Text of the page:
Chasing the Norm

Australian academic and blogger on politics, international relations, and culture

Month: April, 2015

National Security and Double Government

National Security and Double Government by Michael J. GlennonGlennon - Double government

For many people, US President Barack Obama’s term in office has been a disappointment. Having campaigned on the theme of ‘change’, his foreign policy has closely resembled the second term of the Bush Administration. Why is this so?

It could be Obama never believed what he said, or perhaps he did, but was persuaded in government to stay the course. In ‘National Security and Double Government’, Michael J. Glennon offers a third option, that thanks to the network of national security organisations established under Harry Truman and expanded in size and power ever since (the NSA, NSC, Joint Chiefs of Staff etc), Obama was never really in charge of his government’s policy.

To make clear, Glennon is not suggesting any mass conspiracy. His concern is not about nefarious individuals, but the way a relatively close knit and largely obscure mid-level range of institutions operates to drive policy, often in the face of the wishes of the visible (and publicly responsible) institutions such as the President and Congress.
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Hard Interests, Soft Illusions: Southeast Asia and American Power

Hard Interests, Soft Illusions: Southeast Asia and American Power  by Natasha Hamilton-Hart Hamilton-Hart - Hard interests

The disciplines that study international affairs generally start with a baseline assumption of a rational actor who looks out to the world and coldly calculates national interests, objectives, identifies threats and in turn, fashions a strategy. This picture of a homo strategist however, is a myth.

In this clever book, Natasha Hamilton-Hart examines why Southeast Asian nations tend to support the United States. Rather than simply being a question of objective alignment with their national interests, Hamilton-Hart shows how these calculations are made by a foreign policy community that has its own distinct patterns of thought, standards of information and other social forms that shape their assessment of the world.

Hamilton-Hart’s argument is that it is the material interests of the regimes in Southeast Asia that best explains why these states support the US. The US has often helped these regimes take power, or provided support to those in power. And this, far more than global balance of power questions determines the alignments of these countries or their response to international events. This is both about powerful sources that drive belief and powerful community dynamics that help re-enforce certain beliefs while excluding others.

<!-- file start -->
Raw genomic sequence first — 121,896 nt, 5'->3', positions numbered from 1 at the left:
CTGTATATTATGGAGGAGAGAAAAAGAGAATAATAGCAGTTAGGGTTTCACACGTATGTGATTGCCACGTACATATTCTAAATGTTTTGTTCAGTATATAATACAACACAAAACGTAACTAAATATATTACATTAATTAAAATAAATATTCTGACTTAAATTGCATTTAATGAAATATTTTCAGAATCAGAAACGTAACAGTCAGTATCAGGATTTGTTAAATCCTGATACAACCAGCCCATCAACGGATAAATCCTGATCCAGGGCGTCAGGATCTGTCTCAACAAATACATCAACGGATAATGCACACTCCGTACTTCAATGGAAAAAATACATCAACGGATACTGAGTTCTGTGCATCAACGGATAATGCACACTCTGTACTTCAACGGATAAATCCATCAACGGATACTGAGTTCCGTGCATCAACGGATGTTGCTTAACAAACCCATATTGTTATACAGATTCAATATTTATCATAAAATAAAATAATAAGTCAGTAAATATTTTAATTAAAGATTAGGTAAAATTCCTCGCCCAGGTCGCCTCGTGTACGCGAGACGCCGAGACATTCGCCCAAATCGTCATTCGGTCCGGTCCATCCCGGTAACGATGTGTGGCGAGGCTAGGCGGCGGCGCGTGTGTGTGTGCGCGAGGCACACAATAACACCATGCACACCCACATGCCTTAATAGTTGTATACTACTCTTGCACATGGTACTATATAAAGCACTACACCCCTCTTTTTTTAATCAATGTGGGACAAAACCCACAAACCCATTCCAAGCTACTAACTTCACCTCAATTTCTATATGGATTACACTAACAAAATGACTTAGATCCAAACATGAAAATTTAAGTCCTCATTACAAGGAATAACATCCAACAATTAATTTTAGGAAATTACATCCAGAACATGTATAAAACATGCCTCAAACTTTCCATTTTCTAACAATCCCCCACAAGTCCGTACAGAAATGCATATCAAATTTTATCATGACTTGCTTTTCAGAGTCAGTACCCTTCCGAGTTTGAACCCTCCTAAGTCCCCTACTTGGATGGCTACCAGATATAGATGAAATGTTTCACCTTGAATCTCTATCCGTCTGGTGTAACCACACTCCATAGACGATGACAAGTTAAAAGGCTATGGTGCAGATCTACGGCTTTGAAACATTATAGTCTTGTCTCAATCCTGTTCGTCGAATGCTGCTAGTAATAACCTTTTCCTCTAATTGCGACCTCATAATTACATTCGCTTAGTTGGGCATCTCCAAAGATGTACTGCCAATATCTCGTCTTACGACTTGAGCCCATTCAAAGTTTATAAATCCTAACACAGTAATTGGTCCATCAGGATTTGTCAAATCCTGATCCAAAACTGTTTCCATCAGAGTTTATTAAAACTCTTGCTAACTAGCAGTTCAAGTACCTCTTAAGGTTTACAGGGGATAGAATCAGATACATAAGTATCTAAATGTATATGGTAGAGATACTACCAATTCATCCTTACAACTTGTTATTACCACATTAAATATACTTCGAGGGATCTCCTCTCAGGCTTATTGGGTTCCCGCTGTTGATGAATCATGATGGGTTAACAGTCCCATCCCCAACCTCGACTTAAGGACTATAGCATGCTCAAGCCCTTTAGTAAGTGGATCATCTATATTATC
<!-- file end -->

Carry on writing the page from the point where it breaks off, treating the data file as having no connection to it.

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Somebody Else’s Century: East and West in a Post-Western World

Somebody Else’s Century: East and West in a Post-Western World  by Patrick Smith Smith - somebody elses

We know Asia is changing materially, but what about mentally?

So poses question at the heart of this fascinating little meditation. Patrick Smith, an American journalist who has lived for decades in Asia approaches the question of the century in a unique and engaging way.

Focusing on China, Japan and India, Smith explores how these societies have dealt with the question of ‘becoming modern’ and the split identity this has forced on them. Western modernity and ‘things’ and eastern history and ‘spirit’. Putting aside discussions of GDP and terms of trade he focuses on how these societies have been molded by their engagement with the west, and now as they grow and strengthen are increasingly seeking to mold themselves. Through many well told stories of travel and conversation, Smith shows how the challenges of remembering and forgetting, building and destroying, separating and combining are occurring in Asia as it throws off a position of identifying itself in split terms or in location to the west.
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The Age of the Unthinkable

The Age of the Unthinkable: Why the New World Disorder Constantly Surprises Us And What We Can Do About It  by Joshua Cooper RamoRamo - Age of unthinkable

The foxes who thought they were hedgehogs

Most people would be aware of Isiah Berlin’s famous metaphor of hedgehogs and foxes. The former know one big thing, the foxes many little things. This idea crops up frequently in books like ‘The Age of the Unthinkable’. It also perfectly describes them. They are largely the work of foxes, dashing from idea to idea and telling you it all amounts to one big insight.

Generally it doesn’t.